Room-maid Page 1

Author: Sariah Wilson

Genres: Romance


“Do you know what this apartment has?” Frederica asked me as she threw her arms wide, like she was the ringmaster about to introduce the clowns.

Which felt like an appropriate gesture, given how my life was going.

“Madison.” She said my name, trying to get me to pay attention. “Do you know what this apartment has?”

She was obviously expecting a response equal to her level of theatrics. “A staph infection? Flesh-eating bacteria? A hantavirus?”

My real estate agent / aunt glared at me. “Wrong. The correct answer is it has nine-foot ceilings. Do you have any idea how hard it is to find this ceiling height in an apartment in the city at this price?”

The city was Houston, Texas. And I chalked up not noticing how tall the ceilings were to my upbringing. Because I’d grown up in one of the largest mansions in the state, nice things felt normal. Comfortable. But given my decision to become a teacher (a career choice my family heartily disagreed with by cutting me off, kicking me out of the house, and rescinding my trust fund), I was quickly finding out that on my salary I couldn’t afford said nice things. Or even semilivable things.

I knew Frederica was getting frustrated with me. She had shown me dozens of apartments that were either too far away from my job as a second-grade teacher at Millstone Academy, or else they’d been completely terrible. Like they sported their own special petting zoos that consisted of cockroaches, ants, and bedbugs. Or they’d been little more than a dumping ground for cinder blocks, old magazines, and used tires.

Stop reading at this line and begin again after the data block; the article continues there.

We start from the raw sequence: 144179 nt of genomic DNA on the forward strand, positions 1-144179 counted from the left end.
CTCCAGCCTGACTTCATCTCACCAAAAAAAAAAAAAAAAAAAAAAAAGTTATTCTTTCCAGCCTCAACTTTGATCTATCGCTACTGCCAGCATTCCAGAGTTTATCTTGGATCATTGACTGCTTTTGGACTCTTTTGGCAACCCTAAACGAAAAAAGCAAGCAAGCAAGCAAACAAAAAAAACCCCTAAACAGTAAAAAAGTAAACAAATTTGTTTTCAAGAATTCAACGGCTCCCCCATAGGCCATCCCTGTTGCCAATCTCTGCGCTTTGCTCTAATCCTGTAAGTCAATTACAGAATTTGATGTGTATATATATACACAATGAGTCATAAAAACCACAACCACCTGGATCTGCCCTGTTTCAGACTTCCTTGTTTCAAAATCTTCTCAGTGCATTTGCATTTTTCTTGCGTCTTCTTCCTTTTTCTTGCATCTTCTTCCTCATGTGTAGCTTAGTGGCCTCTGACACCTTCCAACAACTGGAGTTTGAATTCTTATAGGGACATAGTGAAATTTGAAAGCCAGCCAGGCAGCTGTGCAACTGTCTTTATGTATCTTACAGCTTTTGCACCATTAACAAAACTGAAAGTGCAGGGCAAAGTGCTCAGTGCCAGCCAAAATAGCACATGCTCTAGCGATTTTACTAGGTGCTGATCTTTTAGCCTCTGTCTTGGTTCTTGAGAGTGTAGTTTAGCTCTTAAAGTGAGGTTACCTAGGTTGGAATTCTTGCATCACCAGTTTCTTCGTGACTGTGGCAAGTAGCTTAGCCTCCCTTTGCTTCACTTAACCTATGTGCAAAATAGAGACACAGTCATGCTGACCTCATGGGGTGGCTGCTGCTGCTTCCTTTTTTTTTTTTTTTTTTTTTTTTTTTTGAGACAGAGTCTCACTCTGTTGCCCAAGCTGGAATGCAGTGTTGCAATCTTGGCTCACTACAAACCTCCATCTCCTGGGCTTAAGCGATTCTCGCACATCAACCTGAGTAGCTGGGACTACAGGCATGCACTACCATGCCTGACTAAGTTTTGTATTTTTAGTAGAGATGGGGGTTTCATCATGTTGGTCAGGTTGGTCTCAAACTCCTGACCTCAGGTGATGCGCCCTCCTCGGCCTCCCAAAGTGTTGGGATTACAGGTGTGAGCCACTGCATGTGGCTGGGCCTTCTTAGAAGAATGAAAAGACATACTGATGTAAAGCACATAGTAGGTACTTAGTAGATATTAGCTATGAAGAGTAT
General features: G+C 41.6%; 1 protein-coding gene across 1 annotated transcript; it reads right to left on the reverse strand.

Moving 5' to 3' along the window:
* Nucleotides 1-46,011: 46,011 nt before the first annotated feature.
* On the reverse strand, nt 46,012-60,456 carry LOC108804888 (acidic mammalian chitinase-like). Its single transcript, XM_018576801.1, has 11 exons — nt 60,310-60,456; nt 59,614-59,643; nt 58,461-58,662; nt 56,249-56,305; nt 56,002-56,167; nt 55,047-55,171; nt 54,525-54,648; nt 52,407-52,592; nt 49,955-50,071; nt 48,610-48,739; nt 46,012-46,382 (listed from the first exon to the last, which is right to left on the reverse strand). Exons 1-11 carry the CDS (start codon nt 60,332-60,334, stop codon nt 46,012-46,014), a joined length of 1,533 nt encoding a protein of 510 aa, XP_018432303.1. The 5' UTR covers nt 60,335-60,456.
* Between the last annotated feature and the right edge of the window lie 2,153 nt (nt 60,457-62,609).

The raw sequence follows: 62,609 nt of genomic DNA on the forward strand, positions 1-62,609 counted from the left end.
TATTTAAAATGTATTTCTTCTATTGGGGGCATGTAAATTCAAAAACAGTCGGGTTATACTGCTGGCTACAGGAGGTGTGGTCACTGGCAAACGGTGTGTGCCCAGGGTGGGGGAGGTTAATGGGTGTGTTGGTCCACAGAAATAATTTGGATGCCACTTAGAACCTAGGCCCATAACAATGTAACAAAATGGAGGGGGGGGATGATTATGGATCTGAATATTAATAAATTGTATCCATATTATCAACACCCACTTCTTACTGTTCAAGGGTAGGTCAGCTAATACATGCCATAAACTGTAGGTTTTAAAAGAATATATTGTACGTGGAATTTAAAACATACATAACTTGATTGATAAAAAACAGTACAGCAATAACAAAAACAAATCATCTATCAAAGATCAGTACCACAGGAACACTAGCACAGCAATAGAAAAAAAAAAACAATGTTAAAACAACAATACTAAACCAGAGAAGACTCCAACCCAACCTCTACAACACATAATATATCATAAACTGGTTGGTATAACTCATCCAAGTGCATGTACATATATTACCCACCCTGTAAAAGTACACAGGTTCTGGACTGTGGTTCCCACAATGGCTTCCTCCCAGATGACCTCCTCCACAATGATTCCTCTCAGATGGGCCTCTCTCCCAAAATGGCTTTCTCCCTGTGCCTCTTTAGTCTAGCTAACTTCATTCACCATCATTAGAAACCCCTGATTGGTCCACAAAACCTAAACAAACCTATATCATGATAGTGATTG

But I couldn’t afford better. When I’d opened my first paycheck, I had audibly gasped. The total net amount (after some jerk named FICA took most of my money) was for less than what I used to spend in hair maintenance every month. I didn’t know how anyone was supposed to live on such a tiny amount.

Or how I was supposed to save up enough money for first and last month’s rent as well as a deposit. I also needed to get a car to get to and from work and run errands. Apparently I needed to put a deposit down for that, too.

No matter how hard I tried, it felt impossible to set aside money. I had been crashing on my best friend Shay’s couch for the last three months.

After I’d told her I’d be living with her for only two weeks.

It was way past time for me to move out.

This apartment seemed decent and was only a half hour away from work. I’d really wanted to be closer to the school but at this point I was going to have to take what I could get. I could make this tiny apartment work. I knew Frederica had grown tired of dragging me all over the city. Especially since she wasn’t earning a commission and was running the risk of incurring my mother’s wrath by helping me.

I figured she was doing it because, secretly, I’d always been her favorite niece.

Which was not a hard contest to win. My older twin sisters were terrible. The oldest, Violet, had been groomed to take over my dad’s finance company. She was cutthroat and ambitious and did the Huntington name proud. Vanessa, since she hadn’t gone into the family business, went the other acceptable route—she was married to a vice president at Daddy’s company, had three children with a fourth on the way, and rubbed her Perfect Life in my face every chance she got. Both of my sisters were snobby, self-centered suck-ups who had always made my life miserable.

Frederica’s voice pierced my thoughts, interrupting them. “This is a nice one, right?”

It was. I had opened my mouth to say as much when I caught the expression on her face. There was something she wasn’t telling me. “Yes, it’s nice. But what aren’t you saying?”